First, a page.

And if you think Davos is about anything other than status-seeking-behavior, then you have read too many of the press releases of the overly-earnest Swiss gnomes who put the meeting together. They describe themselves as being "committed to improving the state of the world." They do have a variety of bloviatapaloozas during the course of the event at which the improvement of the globe is debated. But, of course, most of the people there share a common background -- the emerging world, women and poor people are hugely under-represented. So you have to conclude that what they really mean is that they are committed to improving the state of those aspects of the world that are important to CEOs and politicians and the journalists who share the appetizers with them at the receptions in the Belvedere Hotel -- where the real work gets done in the small Alpine village that for a few days each year is the center of the trans-Atlantic establishment.
But watch the people at Davos and you see what's really up. It's not deal-making. That almost never happens there. It's networking, which is the professional way of saying: connecting with the kids who have it going on. The appeal, however, of the entire endeavor is fading for several reasons, all associated with the inadequacy of Davos as a networking forum. First, it's pretty uncool to hop on the corporate jet just to schmooze on a piste. Second, the cool kids of the 21st Century -- such as the Chinese -- are in short-supply (although the organizers are working like crazy to fix that). Finally, the event has grown so big, even the cool kids can't find each other in the mix. As Steve Case, founder of AOL, once told me while standing at the bar in the middle of the hubbub of the main conference center: "You always feel like you are in the wrong place in Davos, like there is some better meeting going on somewhere in one of the hotels that you really ought to be at. Like the real Davos is happening in secret somewhere."
Now doesn't that pretty much capture the way you felt in high school? Or is it just me? (I realize in retrospect that the haircut wasn't such a great idea.)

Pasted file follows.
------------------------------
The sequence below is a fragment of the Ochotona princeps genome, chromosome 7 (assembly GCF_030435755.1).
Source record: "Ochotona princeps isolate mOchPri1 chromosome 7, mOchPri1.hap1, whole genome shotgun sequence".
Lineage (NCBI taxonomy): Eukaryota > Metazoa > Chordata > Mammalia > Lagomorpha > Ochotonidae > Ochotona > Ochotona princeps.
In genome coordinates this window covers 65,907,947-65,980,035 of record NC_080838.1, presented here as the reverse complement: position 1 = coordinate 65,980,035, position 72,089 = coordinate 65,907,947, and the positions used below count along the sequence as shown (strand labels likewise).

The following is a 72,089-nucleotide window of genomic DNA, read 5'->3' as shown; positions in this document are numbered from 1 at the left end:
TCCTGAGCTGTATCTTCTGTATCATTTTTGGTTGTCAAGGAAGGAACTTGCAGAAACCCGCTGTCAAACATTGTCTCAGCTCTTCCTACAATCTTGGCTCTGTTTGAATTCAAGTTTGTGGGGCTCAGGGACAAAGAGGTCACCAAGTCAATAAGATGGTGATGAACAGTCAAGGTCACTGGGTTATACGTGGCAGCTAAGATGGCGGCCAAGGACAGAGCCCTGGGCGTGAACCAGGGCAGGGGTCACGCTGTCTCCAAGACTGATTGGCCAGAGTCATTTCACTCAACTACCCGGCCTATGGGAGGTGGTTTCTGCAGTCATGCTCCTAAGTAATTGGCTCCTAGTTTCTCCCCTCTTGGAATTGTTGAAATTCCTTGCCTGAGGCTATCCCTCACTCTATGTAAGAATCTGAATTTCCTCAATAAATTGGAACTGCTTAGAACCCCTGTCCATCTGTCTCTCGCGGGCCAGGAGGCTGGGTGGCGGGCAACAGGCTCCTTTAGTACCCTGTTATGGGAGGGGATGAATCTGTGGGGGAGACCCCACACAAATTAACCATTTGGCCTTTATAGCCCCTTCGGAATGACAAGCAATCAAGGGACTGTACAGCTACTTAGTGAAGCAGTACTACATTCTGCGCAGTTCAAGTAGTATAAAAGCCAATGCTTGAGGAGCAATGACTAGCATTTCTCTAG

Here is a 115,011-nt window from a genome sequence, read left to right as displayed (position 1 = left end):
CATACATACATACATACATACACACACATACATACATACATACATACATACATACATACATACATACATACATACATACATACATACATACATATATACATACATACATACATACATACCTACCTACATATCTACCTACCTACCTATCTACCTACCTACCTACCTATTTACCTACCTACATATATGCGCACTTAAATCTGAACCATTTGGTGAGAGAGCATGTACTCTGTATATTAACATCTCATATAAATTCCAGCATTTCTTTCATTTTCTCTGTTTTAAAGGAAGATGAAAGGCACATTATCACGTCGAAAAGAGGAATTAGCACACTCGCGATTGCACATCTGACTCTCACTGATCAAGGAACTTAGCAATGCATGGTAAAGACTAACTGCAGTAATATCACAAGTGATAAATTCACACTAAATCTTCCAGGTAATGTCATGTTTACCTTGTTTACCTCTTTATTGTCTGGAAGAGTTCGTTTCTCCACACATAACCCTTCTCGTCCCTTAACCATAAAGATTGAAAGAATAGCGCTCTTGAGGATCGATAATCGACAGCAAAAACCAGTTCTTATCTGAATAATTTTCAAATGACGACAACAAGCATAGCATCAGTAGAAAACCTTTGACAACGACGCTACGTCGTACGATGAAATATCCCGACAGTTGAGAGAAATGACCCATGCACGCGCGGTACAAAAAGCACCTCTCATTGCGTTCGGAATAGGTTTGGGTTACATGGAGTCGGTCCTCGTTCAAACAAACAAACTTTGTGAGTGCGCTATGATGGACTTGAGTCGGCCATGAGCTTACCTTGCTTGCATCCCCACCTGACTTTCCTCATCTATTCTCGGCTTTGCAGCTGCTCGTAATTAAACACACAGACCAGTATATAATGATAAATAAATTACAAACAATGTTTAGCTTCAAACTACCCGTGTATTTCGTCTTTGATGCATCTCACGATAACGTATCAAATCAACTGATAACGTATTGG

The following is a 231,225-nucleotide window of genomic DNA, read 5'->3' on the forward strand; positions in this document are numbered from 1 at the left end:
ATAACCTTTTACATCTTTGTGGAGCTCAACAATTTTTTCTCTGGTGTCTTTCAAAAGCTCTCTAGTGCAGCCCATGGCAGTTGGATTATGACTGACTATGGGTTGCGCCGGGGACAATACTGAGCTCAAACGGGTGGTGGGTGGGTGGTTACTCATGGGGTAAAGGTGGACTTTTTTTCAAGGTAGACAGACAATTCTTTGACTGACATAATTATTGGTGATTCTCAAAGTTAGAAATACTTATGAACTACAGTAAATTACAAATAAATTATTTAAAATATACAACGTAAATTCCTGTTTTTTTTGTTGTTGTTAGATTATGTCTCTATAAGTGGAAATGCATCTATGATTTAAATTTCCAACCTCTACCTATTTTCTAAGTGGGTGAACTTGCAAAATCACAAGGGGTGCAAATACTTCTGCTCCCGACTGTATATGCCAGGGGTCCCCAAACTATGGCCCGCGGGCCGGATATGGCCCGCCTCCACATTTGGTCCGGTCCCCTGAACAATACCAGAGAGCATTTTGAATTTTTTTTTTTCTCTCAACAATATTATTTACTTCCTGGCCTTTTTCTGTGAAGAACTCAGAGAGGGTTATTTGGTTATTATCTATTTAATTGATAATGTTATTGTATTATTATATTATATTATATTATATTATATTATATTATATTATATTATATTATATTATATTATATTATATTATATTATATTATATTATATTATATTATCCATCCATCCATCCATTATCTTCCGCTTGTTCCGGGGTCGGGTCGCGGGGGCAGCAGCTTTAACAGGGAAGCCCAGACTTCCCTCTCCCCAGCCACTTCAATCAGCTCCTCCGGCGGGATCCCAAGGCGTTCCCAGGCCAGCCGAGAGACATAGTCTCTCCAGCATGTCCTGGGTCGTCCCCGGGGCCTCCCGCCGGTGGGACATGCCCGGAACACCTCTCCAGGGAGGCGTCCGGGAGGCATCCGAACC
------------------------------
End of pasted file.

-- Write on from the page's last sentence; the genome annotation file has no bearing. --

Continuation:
There are over a 1,000 private jets for the event. A record, and maybe the prestige is fading as things aren't working.
But all this spending may soon be going out of vogue. As one attendee, the author David Rothkopf, recently wrote on his blog, “The entire endeavor is fading for several reasons, all associated with the inadequacy of Davos as a networking forum.”
He explained, “As Steve Case, founder of AOL, once told me while standing at the bar in the middle of the hubbub of the main conference center: ‘You always feel like you are in the wrong place in Davos, like there is some better meeting going on somewhere in one of the hotels that you really ought to be at. Like the real Davos is happening in secret somewhere.’”
Could you imagine the carbon footprint of this event? WEF is a big business. $185 million in annual revenue.
All these embedded costs have helped make the World Economic Forum a big business — perhaps the biggest conference organizer in the world. According to its annual report, it brings in about $185 million in revenue and spends nearly all of it, with almost half of its costs going toward events and the other half on personnel.
Would you go to the WEF Davos event if you were invited? Could you justify the expense report?
As I told one technical friend who was contemplating the logic of buying a Porsche Turbo. You are looking at this all wrong. It is not about the cost benefit analysis - insurance, maintenance. There is a very simple question you need to ask. Does your ego fit the car? Is it too small? Or maybe too big. If your ego comfortably fits in the car you can justify the costs.
WEF works if it fits your ego.